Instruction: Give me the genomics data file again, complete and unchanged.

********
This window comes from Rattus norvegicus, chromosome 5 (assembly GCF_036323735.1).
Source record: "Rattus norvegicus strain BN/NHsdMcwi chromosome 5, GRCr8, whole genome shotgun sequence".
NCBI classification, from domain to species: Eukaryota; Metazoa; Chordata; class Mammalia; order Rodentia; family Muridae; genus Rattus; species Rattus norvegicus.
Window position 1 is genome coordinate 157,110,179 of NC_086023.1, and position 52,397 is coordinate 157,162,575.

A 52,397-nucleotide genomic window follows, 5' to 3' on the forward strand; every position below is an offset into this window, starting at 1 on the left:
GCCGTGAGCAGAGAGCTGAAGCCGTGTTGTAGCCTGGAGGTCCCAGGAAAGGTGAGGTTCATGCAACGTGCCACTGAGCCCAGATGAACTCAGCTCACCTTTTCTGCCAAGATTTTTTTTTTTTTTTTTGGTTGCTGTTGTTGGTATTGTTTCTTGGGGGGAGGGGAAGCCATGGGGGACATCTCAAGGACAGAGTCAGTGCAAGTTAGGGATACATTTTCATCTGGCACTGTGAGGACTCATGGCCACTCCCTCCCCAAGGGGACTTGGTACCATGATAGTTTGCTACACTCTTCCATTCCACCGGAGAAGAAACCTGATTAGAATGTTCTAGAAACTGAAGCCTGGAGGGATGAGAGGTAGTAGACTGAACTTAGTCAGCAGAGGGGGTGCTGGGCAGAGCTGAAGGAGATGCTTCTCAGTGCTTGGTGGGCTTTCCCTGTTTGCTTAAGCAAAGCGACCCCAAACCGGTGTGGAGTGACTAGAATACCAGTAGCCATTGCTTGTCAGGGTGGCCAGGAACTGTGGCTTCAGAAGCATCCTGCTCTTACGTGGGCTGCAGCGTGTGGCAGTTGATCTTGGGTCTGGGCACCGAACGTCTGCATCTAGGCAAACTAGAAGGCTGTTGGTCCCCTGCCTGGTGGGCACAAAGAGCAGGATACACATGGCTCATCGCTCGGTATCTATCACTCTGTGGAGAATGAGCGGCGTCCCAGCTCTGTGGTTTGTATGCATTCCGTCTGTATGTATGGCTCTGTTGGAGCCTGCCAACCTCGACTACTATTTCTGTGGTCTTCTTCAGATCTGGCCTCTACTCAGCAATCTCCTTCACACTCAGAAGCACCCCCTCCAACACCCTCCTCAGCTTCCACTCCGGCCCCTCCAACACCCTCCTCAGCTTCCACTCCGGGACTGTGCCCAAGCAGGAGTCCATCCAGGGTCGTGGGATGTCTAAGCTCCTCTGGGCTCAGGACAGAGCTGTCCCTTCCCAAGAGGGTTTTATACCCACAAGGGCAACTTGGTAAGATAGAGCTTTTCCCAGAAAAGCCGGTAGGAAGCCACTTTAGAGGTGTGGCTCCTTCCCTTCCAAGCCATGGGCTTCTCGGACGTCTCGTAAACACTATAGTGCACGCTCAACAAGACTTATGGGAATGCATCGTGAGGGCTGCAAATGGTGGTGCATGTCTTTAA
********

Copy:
This window comes from Rattus norvegicus, chromosome 5 (assembly GCF_036323735.1).
Source record: "Rattus norvegicus strain BN/NHsdMcwi chromosome 5, GRCr8, whole genome shotgun sequence".
NCBI classification, from domain to species: Eukaryota; Metazoa; Chordata; class Mammalia; order Rodentia; family Muridae; genus Rattus; species Rattus norvegicus.
Window position 1 is genome coordinate 157,110,179 of NC_086023.1, and position 52,397 is coordinate 157,162,575.

A 52,397-nucleotide genomic window follows, 5' to 3' on the forward strand; every position below is an offset into this window, starting at 1 on the left:
GCCGTGAGCAGAGAGCTGAAGCCGTGTTGTAGCCTGGAGGTCCCAGGAAAGGTGAGGTTCATGCAACGTGCCACTGAGCCCAGATGAACTCAGCTCACCTTTTCTGCCAAGATTTTTTTTTTTTTTTTTGGTTGCTGTTGTTGGTATTGTTTCTTGGGGGGAGGGGAAGCCATGGGGGACATCTCAAGGACAGAGTCAGTGCAAGTTAGGGATACATTTTCATCTGGCACTGTGAGGACTCATGGCCACTCCCTCCCCAAGGGGACTTGGTACCATGATAGTTTGCTACACTCTTCCATTCCACCGGAGAAGAAACCTGATTAGAATGTTCTAGAAACTGAAGCCTGGAGGGATGAGAGGTAGTAGACTGAACTTAGTCAGCAGAGGGGGTGCTGGGCAGAGCTGAAGGAGATGCTTCTCAGTGCTTGGTGGGCTTTCCCTGTTTGCTTAAGCAAAGCGACCCCAAACCGGTGTGGAGTGACTAGAATACCAGTAGCCATTGCTTGTCAGGGTGGCCAGGAACTGTGGCTTCAGAAGCATCCTGCTCTTACGTGGGCTGCAGCGTGTGGCAGTTGATCTTGGGTCTGGGCACCGAACGTCTGCATCTAGGCAAACTAGAAGGCTGTTGGTCCCCTGCCTGGTGGGCACAAAGAGCAGGATACACATGGCTCATCGCTCGGTATCTATCACTCTGTGGAGAATGAGCGGCGTCCCAGCTCTGTGGTTTGTATGCATTCCGTCTGTATGTATGGCTCTGTTGGAGCCTGCCAACCTCGACTACTATTTCTGTGGTCTTCTTCAGATCTGGCCTCTACTCAGCAATCTCCTTCACACTCAGAAGCACCCCCTCCAACACCCTCCTCAGCTTCCACTCCGGCCCCTCCAACACCCTCCTCAGCTTCCACTCCGGGACTGTGCCCAAGCAGGAGTCCATCCAGGGTCGTGGGATGTCTAAGCTCCTCTGGGCTCAGGACAGAGCTGTCCCTTCCCAAGAGGGTTTTATACCCACAAGGGCAACTTGGTAAGATAGAGCTTTTCCCAGAAAAGCCGGTAGGAAGCCACTTTAGAGGTGTGGCTCCTTCCCTTCCAAGCCATGGGCTTCTCGGACGTCTCGTAAACACTATAGTGCACGCTCAACAAGACTTATGGGAATGCATCGTGAGGGCTGCAAATGGTGGTGCATGTCTTTAA